Yet I will argue that therein lies his curse. I am not familiar with management theory, but psychologically, there are sets of skills that can be taught and transferred, and there are those that can’t. Sadly, Steve’s innate and uncanny ability to be this maverick out-of-the box thinker is one of those that you can’t simply transfer to your kids, -let alone to a company. You’re either born with it (and carefully nurtured it in Steve’s case), or you’re not. Most of his greatness will probably be readily transferred to Apple. Things like attention to details, simplicity, and insistence on perfection. But not that thing that we call his vision. Think about it. Most of the skill sets that we need to thrive as mankind are readily transferrable, and I thank God for that, -or else we would still be living as caveman. But there are always few skills that cannot be taught just like that. This is what we instinctively labeled as brilliance. Think Da Vinci and Einstein. If their brilliance can be extracted, taught, and applied readily, today we may well be already living on some other planet.
Second, is about problem-solving. One of the biggest companies on earth, General Electric (GE), thrived for an enjoyable period of time in its beginning because it simply produces things that other companies didn’t: Electricity and the things that support it, -or derived from it. You either buy their products or opt to continue to live in the dark.
Apple’s position is different than GE. They do produce things that solve problems, and solve it in sexy ways. However, ask yourself this question: If you accidentally dropped your iPhone to the toilet, will you be doomed? Or will you be able to function temporarily with that Android phone you borrow from your teenage son? Or your aunt’s Blackberry, for that matter. True, you could lament that painstaking Blackberry OS, but survive you will.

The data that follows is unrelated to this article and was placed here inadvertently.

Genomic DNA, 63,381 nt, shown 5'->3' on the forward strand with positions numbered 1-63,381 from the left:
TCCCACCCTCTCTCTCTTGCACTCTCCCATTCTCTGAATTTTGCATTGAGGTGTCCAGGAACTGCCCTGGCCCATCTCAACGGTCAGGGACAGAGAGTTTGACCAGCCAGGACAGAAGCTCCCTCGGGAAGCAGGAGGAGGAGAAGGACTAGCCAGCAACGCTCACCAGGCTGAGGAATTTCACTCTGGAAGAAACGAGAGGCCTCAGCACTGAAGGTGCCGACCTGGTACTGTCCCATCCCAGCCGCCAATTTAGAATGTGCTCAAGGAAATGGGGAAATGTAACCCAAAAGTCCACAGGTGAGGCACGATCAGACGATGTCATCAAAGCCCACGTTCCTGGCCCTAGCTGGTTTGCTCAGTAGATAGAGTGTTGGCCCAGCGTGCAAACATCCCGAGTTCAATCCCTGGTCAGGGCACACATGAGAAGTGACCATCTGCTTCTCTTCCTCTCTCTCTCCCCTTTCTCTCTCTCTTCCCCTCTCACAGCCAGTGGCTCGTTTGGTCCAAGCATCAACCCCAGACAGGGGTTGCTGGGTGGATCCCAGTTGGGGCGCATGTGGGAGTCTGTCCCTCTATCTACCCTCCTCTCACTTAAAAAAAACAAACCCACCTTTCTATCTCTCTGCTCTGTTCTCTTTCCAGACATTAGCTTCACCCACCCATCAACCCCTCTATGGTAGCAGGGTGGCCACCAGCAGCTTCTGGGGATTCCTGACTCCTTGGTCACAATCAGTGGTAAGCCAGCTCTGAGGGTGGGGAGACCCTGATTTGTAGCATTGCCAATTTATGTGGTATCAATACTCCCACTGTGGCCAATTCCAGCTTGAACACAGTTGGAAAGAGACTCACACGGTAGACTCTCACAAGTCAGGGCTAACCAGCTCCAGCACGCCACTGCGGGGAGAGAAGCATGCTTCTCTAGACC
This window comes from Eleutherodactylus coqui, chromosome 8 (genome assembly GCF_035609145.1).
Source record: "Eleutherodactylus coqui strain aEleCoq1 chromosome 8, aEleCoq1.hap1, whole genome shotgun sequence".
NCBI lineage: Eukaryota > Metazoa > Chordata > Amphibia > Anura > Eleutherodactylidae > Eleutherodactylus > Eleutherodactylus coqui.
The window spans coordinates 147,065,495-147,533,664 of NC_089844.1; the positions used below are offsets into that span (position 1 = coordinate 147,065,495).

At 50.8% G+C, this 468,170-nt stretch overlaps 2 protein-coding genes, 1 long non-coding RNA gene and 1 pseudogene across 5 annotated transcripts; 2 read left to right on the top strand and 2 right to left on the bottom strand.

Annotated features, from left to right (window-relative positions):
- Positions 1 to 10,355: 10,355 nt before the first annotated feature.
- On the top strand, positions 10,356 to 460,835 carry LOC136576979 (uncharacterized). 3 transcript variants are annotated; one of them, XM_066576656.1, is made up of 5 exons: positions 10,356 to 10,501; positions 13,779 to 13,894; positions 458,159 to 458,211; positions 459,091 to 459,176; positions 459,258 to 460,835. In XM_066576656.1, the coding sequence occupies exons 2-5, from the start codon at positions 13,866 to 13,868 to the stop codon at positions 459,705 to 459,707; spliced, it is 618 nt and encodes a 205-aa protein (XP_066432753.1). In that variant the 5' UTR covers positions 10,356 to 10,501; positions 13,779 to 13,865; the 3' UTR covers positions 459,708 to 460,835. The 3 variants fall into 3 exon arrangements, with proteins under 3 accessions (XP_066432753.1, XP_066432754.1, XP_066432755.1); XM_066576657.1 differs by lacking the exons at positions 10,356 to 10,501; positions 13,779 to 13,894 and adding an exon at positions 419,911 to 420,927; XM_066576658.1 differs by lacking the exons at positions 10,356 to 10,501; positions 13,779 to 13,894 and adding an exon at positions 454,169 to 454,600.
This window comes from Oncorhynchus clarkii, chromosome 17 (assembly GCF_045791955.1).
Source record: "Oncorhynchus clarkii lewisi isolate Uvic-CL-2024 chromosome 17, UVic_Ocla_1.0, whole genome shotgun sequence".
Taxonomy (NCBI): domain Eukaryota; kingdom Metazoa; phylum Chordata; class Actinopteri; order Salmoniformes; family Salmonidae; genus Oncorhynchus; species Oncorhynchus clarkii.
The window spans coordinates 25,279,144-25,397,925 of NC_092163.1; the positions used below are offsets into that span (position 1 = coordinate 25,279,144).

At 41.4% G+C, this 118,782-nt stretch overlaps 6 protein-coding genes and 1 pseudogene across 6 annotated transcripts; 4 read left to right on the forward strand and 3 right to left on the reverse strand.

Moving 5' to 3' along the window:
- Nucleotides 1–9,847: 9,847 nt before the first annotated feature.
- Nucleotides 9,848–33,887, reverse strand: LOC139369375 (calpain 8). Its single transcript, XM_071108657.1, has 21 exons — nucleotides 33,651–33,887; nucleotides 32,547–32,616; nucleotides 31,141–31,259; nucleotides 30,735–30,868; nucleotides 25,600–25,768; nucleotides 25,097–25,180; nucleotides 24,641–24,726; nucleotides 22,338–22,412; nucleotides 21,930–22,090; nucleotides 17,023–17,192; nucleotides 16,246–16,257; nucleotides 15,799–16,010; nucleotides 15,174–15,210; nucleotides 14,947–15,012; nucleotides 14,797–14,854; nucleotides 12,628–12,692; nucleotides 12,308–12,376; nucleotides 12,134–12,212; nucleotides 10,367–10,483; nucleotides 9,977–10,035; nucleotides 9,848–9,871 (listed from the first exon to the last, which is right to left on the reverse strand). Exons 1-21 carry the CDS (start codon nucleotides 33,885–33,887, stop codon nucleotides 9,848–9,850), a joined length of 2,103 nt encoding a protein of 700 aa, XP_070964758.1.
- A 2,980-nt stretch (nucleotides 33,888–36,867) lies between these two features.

Third, is about threats. It puzzled me why most of the writings dealing with this matter only based their projections on Apple’s strengths and weaknesses as a company. A few of them also include an exploration of opportunities as one of the external factor. But most seem reluctant to talk about threats.
Steve Jobs is an artist that made our hearts sing. I agree. But the bad news is, we are living in the era of whizkids. We got Larry Page and Sergey Brin. They were not the first people who came up with the idea of search engine, but they’re the reason why everybody is using Google now. We got Mark Zuckerberg, who was not the first man to bring social network to the world, but rather the man who makes all of us felt necessary to join his Facebook. And of course, there is Jeff Bezos.
Now, I can’t predict the future. But it’s hard for me to believe that one of this brilliant people (and rich) will not try their hands into a market where Apple is now enjoying a lion’s share. It could be the market of smartphones, tablets, or others. And when they do, -assuming there is no a visionary of Steve’s caliber at the helm of Apple-, it’s clear where my bets will lay.
With that, I am closing this post. Anybody who second-guess my motive, think again. The only reason of my premise is because of how brilliant Steve Jobs was. And indispensable. Which is why his demise could be one bite too many for Apple..
The year 2105. Somewhere in Indonesia.
A yellowed lost sheet of paper rode on the wind. When it finally dropped on the ground, the following words were written on it:
Harusnya aku bisa tertawa,
Tapi kini aku mengeram durja;
Dulu kau menebar jingga,
Sekarang? Kau menguar lara, pekat jelaga;
Harusnya aku bisa tertawa,
Tapi kini namamu Nestapa,
- ataukah Karbon Dioksida?
The writer was never known. Nor was she ever found.